Spirocerca lupi
Veterinary & Aquatic Services Department, Drs. Foster & Smith

Spirocerca lives in the esophagus and stomach and can cause cancer of the esophagus and severe damage to large blood vessels. It is widely distributed in the southern United States, and infects dogs, fox, wolves, and lynx. The adult worm is red in color and approximately 3 inches long. The eggs, which contain larvae, have the shape of a paper clip.

What is the life cycle of Spirocerca lupi?

The adult worm lives within nodules in the esophagus and stomach. The eggs it lays contain larvae, which are eaten by beetles. Inside the beetles, the eggs hatch and the larvae develop into more mature forms. A dog can become infected by eating the beetle, or eating an animal that ate a beetle. (That's a tongue twister.) Inside the dog, the larva is released and enters the blood vessels and winds its way to the aorta (the large artery carrying blood to the body). It finally migrates from the aorta to the esophagus, and possibly the stomach, completing the life cycle. (The aorta and esophagus lie next to each other in the animal's chest.)

What damage is caused by esophageal worms?

The nodules in infected animals can interfere with swallowing, and if nodules occur in the stomach, vomiting can be seen. The animal may lose his appetite and weight loss can result. Nodules that put pressure on the airways in the chest can cause difficult breathing. Nodules can also put pressure on the blood vessels in the chest, affecting blood circulation. If an adult worm stays in the aorta, the nodule that forms around it could cause an aneurysm (dilation) of the aorta to develop. If the aneurysm would rupture, death would follow quickly.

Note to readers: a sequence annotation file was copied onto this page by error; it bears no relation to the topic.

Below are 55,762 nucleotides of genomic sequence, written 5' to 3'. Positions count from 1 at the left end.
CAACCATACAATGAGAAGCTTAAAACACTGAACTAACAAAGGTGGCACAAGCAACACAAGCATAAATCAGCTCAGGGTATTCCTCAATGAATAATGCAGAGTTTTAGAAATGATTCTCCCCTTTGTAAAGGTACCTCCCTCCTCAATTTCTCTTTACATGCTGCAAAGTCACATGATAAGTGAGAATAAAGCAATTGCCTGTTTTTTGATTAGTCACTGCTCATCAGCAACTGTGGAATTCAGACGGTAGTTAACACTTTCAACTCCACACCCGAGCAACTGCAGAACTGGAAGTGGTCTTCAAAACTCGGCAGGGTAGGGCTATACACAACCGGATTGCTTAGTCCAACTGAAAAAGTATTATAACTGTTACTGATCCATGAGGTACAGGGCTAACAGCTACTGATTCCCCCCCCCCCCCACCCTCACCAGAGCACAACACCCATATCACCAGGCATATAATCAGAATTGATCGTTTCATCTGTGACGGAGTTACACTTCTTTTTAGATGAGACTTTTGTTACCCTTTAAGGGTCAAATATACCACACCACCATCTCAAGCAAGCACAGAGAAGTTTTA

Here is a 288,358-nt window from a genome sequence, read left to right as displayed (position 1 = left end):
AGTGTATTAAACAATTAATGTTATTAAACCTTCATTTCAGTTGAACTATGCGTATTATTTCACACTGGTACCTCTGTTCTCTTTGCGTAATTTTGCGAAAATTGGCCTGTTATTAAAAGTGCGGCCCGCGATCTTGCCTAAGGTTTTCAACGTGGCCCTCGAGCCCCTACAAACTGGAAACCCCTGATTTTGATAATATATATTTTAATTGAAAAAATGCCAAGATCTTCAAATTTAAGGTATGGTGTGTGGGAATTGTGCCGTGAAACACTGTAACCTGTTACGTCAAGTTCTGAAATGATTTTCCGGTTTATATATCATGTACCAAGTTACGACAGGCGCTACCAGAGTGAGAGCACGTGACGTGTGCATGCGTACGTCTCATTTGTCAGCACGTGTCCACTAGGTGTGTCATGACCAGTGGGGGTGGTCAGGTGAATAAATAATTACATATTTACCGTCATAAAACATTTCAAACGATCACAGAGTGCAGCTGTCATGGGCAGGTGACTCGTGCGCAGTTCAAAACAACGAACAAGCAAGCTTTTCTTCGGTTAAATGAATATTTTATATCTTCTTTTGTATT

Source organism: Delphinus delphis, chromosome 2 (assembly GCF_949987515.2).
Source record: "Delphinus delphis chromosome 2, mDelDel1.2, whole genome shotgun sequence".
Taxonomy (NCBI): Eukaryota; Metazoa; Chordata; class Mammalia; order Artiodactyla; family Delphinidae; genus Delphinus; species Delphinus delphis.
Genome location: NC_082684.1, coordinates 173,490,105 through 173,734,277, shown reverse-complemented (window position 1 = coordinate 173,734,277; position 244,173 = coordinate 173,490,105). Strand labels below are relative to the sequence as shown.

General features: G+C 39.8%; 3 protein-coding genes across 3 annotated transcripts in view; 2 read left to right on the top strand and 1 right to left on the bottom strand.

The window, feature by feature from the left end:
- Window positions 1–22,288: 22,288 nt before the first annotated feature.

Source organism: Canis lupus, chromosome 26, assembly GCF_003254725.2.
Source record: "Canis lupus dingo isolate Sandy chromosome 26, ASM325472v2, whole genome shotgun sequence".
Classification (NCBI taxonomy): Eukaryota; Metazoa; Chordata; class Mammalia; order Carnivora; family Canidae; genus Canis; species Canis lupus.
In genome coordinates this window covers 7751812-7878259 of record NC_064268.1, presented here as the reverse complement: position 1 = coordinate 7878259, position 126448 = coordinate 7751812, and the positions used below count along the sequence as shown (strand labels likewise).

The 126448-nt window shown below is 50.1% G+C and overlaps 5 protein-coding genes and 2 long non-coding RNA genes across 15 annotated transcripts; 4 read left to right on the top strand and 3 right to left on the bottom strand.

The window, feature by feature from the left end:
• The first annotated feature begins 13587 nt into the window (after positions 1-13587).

Nodules caused by Spirocerca lupi can develop into cancer that can spread to other organs. An unusual sign of infection with the esophageal worm is abnormal bony changes and swelling of the legs of the animal. This is called hypertrophic osteopathy. The exact mechanism by which this occurs is unknown, but it is seen when there are tumors or other masses in the chest. Hypertrophic osteopathy may be observed before any digestive or respiratory signs of Spirocerca lupi infection are seen.

Abnormal changes of the vertebrae (bones in the back) may also occur.

How is infection with Spirocerca lupi diagnosed?

Eggs of Spirocerca lupi can be found in the feces or vomit, but sometimes it takes repeat examinations, since the worms are not continually releasing eggs. An endoscopic exam of the esophagus will reveal the characteristic nodules. Signs of hypertrophic osteopathy may signal your veterinarian to look for tumors or other masses in the chest. The nodules caused by the esophageal worm can be seen on radiographs (x-rays).

Is there an effective treatment for infection with Spirocerca lupi?

A drug called disophenol has been shown to be effective in treating this condition. The hypertrophic osteopathy will resolve with treatment. Sometimes, however, irreversible damage, such as an aneurysm or cancer has occurred, and can not be treated effectively.

What measures can be taken to prevent infection with the esophageal worm?

Exposure to feces and vomit must be eliminated. Dogs should not be allowed to eat animals that may be transport hosts (animals that may have eaten infected beetles, such as chickens, frogs, and rodents). Chickens, especially, have been shown to be an important source of infection in the southern United States. Dogs should not be allowed to eat raw chicken or entrails.

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Reprinted from PetEducation.com.